Hackers “aligned with Russian security interests” have been conducting a sustained influence campaign to compromise news websites in Lithuania, Latvia, and Poland and discredit NATO’s presence in Eastern Europe, according to a new report.
Some tactics of the campaign, dubbed Ghostwriter by the report authors, involved spoofing email accounts to disseminate fabricated content, as well as gaining access to news sites publishing systems and replacing their content with fabricated news articles.
According to the report, a local Lithuanian news site kaunas.kasvyksta.lt was compromised in September 2019, when a false article was published “claiming that German soldiers had desecrated a Jewish Cemetery in Kaunas”, Lithuania’s second-largest city.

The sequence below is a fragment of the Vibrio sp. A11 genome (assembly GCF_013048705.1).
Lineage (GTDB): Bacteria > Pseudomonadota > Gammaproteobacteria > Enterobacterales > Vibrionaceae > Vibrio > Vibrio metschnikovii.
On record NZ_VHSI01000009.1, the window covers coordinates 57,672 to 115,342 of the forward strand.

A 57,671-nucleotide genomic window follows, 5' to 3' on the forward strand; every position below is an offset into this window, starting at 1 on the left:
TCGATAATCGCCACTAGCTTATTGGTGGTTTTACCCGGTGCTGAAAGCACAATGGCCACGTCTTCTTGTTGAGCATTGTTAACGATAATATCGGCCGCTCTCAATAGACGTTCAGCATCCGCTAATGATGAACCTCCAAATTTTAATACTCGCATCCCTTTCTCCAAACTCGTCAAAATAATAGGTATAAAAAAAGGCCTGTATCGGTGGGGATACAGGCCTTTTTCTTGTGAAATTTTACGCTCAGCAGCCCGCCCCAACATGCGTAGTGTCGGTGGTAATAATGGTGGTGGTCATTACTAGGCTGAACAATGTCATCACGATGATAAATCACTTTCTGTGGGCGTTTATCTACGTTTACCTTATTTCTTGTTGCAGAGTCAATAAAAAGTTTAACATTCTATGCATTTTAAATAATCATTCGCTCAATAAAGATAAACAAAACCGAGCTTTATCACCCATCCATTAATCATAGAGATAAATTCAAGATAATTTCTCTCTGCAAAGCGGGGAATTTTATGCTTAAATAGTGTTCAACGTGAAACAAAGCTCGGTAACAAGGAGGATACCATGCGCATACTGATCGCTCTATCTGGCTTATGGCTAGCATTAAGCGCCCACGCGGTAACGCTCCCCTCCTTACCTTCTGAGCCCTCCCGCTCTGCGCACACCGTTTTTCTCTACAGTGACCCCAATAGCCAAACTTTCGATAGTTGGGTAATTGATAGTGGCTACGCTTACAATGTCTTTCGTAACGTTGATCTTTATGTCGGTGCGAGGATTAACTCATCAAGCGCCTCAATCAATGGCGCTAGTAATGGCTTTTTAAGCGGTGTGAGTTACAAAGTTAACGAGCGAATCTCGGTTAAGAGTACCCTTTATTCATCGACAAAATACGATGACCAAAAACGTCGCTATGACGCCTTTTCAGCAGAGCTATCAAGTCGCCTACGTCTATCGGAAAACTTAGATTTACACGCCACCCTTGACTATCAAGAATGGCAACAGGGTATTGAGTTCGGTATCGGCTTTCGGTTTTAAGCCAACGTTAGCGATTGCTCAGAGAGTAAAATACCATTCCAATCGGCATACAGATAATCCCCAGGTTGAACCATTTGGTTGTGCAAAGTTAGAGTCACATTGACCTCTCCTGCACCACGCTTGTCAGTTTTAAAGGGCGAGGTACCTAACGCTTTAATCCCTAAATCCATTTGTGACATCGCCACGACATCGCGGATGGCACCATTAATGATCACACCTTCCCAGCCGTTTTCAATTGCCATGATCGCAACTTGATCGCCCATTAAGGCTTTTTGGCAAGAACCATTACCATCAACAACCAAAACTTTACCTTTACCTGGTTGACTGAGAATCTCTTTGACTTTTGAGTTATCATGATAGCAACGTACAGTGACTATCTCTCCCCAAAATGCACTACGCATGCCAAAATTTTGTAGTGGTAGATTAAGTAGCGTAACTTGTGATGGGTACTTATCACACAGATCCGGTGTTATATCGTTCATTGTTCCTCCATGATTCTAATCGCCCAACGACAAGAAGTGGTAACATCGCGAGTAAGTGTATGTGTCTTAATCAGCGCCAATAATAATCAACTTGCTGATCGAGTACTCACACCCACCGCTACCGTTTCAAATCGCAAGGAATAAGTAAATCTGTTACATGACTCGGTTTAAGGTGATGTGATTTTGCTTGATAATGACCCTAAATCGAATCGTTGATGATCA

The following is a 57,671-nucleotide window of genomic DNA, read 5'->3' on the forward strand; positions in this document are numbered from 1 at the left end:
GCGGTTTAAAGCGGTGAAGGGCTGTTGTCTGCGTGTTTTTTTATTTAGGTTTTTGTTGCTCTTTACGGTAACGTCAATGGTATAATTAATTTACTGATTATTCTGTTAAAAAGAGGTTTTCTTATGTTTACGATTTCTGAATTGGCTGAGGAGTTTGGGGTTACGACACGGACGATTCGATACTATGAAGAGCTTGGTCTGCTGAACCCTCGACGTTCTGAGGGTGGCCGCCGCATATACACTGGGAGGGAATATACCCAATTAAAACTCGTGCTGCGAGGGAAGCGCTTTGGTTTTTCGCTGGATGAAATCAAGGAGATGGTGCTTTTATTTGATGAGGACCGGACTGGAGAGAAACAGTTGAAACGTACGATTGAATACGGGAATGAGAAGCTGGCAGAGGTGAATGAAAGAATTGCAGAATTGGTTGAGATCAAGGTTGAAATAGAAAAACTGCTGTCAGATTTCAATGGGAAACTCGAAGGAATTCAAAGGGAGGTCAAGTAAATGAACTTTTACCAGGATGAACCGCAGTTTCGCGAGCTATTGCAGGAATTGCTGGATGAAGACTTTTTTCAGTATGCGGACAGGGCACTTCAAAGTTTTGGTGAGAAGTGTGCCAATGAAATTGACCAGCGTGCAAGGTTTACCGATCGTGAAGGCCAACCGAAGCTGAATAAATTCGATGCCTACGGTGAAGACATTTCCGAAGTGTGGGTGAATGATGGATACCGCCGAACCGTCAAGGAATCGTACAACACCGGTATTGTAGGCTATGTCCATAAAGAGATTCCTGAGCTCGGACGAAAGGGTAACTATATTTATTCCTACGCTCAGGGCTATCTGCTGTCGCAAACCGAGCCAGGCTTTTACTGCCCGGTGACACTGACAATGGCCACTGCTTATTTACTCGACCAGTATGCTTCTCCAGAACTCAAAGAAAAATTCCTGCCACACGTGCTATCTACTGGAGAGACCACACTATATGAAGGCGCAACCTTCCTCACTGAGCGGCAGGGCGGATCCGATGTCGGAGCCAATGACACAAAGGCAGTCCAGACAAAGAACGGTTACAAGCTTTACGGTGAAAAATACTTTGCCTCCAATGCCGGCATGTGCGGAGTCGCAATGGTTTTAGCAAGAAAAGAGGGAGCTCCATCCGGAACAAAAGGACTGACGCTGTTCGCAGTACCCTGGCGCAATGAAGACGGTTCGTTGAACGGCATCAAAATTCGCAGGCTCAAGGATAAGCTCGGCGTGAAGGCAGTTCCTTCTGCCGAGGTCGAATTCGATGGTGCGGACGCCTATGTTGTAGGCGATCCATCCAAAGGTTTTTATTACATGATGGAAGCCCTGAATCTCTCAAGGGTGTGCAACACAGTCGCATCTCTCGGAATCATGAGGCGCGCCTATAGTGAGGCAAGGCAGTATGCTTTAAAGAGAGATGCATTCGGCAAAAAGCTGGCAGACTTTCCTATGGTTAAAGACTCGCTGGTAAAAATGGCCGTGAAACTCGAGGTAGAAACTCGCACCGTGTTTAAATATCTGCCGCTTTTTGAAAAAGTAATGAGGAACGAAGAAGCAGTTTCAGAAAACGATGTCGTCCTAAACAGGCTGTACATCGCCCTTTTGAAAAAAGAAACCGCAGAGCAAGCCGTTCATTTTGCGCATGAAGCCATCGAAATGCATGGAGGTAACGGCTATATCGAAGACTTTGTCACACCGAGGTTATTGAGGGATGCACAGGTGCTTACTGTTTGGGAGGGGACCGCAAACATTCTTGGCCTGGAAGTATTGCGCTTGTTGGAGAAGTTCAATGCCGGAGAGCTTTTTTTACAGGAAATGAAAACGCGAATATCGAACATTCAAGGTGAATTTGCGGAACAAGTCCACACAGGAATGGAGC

“On several occasions, Ghostwriter narratives and articles have been directly disseminated over email, notably to legitimate news organizations and government officials in Lithuania and Poland, as well as NATO officials,” the report said.
The emails were designed to appear as coming from military officials and political figures in the targeted countries.
For example, a fabricated letter as if authored by NATO Secretary General Jens Stoltenberg suggested that NATO was planning to withdraw from Lithuania in response to the Covid-19 pandemic.
False articles have also been posted on various blogs as part of the Ghostwriter campaign. An article published on WordPress “promoted a false claim that a US Army officer serving in Lithuania had contracted Covid-19 and then interacted with the local population”.
Researchers at Mandiant, cybersecurity consultancy firm, have found a total of 14 isolated misinformation incidents in Lithuania, Latvia, and Poland.
The report concluded that “Ghostwriter narratives have aligned with Russian security interests”, making Russian hackers the main suspects of conducting the misinformation campaign.